"I was playing defense with Tom in 1952 and 1953," says Frank Gifford, the ex-Giants halfback. "It was hit or miss. You had an area to watch or a man to guard. But Tom put the same kind of discipline into defense that the offense had. Tom created pro defense as it is played today. I don't know who takes credit for the 4-3 defense, but Tom exploited it. Few people outside pro football realize what a great coach he is. Most coaches should be worshipping at his feet."
The extreme competitiveness of Landry, mixed with a frustrating lack of speed, led him to analyze the teams he faced so he could be in the right place without having to outrun anybody to get there. "Since I had no speed and was playing cornerback, I had to anticipate where the receiver would go," said Landry. "Well, I've always had an analytical mind. [He has a business degree from Texas and an industrial engineering degree from the University of Houston.] Things had to fit together. I analyzed offenses and got the idea of a coordinated system of defense in which everybody read certain keys the offense provided and then controlled a specific area. My concept was contrary to everybody else's and still is."
After the 1955 season Landry retired as a player and became a full-time defensive coach for the Giants. In those days the job only took six months a year, and Landry had just moved his home from Houston to Dallas and gone into the insurance business. In 1959 Landry was contacted by Tex Schramm, who was then an assistant director of sports at CBS but had been hired as general manager of the new Dallas Cowboys franchise. They had lunch, and Landry was offered the head coaching job. "I wasn't surprised," Landry said. "Our defense at New York had been very successful, and Vince Lombardi had recently gone from our staff to the head job at Green Bay. But until Tex called me, I really had no intention of remaining in coaching much longer. If I'd been offered a head coaching job anywhere but Dallas, which is where I wanted to live, I wouldn't have taken it."
DRIVING TO HIS HOUSE ON THE OUTSKIRTS of Dallas, Landry talked about how he finds and deals with players. The Cowboys do use computers for compiling figures on their own and other teams, but they have abandoned psychological testing. "I have great faith in people," Landry said. "I won't turn my back on them until I've given them every opportunity to bring out the good. My job would be easier as a coach if I eliminated from the team people who have the hang-ups, have the problems, who are a little detrimental to the team effort, but I won't do that until they have a chance to pull themselves out. Some do and some don't."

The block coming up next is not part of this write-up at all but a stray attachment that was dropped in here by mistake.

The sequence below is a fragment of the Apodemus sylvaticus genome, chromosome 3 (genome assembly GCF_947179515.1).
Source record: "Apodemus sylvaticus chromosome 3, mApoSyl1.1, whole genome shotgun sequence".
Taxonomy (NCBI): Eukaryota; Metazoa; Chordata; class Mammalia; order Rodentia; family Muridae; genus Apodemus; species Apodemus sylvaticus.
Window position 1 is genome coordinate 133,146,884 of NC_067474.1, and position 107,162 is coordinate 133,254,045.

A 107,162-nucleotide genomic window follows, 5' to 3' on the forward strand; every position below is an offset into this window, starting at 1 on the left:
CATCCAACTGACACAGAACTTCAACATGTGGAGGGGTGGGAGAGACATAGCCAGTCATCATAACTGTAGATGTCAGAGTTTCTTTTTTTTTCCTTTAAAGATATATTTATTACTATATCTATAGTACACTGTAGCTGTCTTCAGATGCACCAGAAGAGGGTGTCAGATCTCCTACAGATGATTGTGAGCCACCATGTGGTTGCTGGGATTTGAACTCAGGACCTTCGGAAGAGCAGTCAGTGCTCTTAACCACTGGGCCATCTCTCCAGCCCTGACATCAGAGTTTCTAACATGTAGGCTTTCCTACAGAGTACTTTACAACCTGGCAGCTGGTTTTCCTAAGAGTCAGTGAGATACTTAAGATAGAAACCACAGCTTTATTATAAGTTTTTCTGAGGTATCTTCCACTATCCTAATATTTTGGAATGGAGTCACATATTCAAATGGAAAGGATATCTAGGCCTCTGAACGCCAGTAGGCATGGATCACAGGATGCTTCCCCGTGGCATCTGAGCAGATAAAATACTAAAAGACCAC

Landry parked in his semicircular driveway, and Alicia came to the door—still pretty, very charming and soft. Their daughter Lisa, 14, was sitting at a table in the den. (Daughter Kitty, 19, is a sophomore at the University of Texas, where son Tom, 22, is in law school.) Tom and Alicia still go out regularly one night a week, to a movie or for dinner and dancing, and used to eat lunch together once a week until two years ago when Landry decided he was getting too busy for that.
That night Landry and Miss Teenage America were speakers at a Fellowship of Christian Athletes Huddle Club gathering at a high school in nearby Carrollton. Landry opened with a couple of funny stories for the 200 teenagers and the smattering of adults in the audience. He said the Dallas offensive line was so bad in the early 1960s that Eddie LeBaron had to signal for a fair catch to take the snap. They laughed.
Then Landry got serious. He said the Apostle Paul would have been a great halfback. "You could stone him out of town, but he was harder to stop than Walt Garrison," Landry said. He discussed the values of faith and training and hard work. "You must treat your body as an athlete does. Make it do what it should do, rather than what it wants to do." He revealed the secret to a happy life: "Something to hope for, something to do, someone to love." When he was through, the audience clapped, cheered and lined up for autographs.
Outside, a cool wind was stirring the grass in the empty fields around the high school. The sky was clear and crowded with stars, and the night seemed empty and beckoning. Landry leaned against the car door, his head up, smelling the fresh wind.
"As a kid I ran free," he said. "No supervision. That's how you learned. Of course, I was spanked like the devil when I did wrong. Things are changing these days, and so are football players. There's more freedom. But freedom must have boundaries. Man is not made strong enough not to have boundaries. Without boundaries, you have the breakdown of the individual and then of society, and then you have chaos. With boundaries, people are happy."
Landry got into the car and shut the door and the night was sealed off by the glass and the glow from the dashboard. "Knowing that," he said, "I don't really ever worry about anything."